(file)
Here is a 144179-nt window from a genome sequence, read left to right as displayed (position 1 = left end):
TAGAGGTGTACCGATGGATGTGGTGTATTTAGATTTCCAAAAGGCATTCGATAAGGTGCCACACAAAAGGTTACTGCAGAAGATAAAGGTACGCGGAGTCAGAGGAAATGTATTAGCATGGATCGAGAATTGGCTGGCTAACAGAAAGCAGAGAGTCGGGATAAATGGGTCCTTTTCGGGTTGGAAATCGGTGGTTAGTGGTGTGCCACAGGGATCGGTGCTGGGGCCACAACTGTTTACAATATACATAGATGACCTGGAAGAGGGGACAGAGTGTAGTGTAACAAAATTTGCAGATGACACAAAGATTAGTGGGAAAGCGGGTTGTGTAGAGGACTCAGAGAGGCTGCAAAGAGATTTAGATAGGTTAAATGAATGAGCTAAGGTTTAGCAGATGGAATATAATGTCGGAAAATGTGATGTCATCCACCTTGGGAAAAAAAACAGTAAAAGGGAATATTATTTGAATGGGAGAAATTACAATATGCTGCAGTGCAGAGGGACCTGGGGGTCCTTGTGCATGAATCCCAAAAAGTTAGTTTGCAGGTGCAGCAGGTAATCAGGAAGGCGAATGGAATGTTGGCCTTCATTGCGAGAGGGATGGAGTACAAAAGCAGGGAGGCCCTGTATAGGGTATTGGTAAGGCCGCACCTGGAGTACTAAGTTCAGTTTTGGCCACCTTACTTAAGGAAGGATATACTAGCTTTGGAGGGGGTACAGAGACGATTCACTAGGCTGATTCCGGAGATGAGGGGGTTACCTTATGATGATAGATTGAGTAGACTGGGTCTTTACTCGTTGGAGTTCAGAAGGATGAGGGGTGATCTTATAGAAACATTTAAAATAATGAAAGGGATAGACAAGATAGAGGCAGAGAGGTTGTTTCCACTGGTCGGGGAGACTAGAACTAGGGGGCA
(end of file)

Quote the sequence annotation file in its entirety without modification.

Here is a 144179-nt window from a genome sequence, read left to right as displayed (position 1 = left end):
TAGAGGTGTACCGATGGATGTGGTGTATTTAGATTTCCAAAAGGCATTCGATAAGGTGCCACACAAAAGGTTACTGCAGAAGATAAAGGTACGCGGAGTCAGAGGAAATGTATTAGCATGGATCGAGAATTGGCTGGCTAACAGAAAGCAGAGAGTCGGGATAAATGGGTCCTTTTCGGGTTGGAAATCGGTGGTTAGTGGTGTGCCACAGGGATCGGTGCTGGGGCCACAACTGTTTACAATATACATAGATGACCTGGAAGAGGGGACAGAGTGTAGTGTAACAAAATTTGCAGATGACACAAAGATTAGTGGGAAAGCGGGTTGTGTAGAGGACTCAGAGAGGCTGCAAAGAGATTTAGATAGGTTAAATGAATGAGCTAAGGTTTAGCAGATGGAATATAATGTCGGAAAATGTGATGTCATCCACCTTGGGAAAAAAAACAGTAAAAGGGAATATTATTTGAATGGGAGAAATTACAATATGCTGCAGTGCAGAGGGACCTGGGGGTCCTTGTGCATGAATCCCAAAAAGTTAGTTTGCAGGTGCAGCAGGTAATCAGGAAGGCGAATGGAATGTTGGCCTTCATTGCGAGAGGGATGGAGTACAAAAGCAGGGAGGCCCTGTATAGGGTATTGGTAAGGCCGCACCTGGAGTACTAAGTTCAGTTTTGGCCACCTTACTTAAGGAAGGATATACTAGCTTTGGAGGGGGTACAGAGACGATTCACTAGGCTGATTCCGGAGATGAGGGGGTTACCTTATGATGATAGATTGAGTAGACTGGGTCTTTACTCGTTGGAGTTCAGAAGGATGAGGGGTGATCTTATAGAAACATTTAAAATAATGAAAGGGATAGACAAGATAGAGGCAGAGAGGTTGTTTCCACTGGTCGGGGAGACTAGAACTAGGGGGCA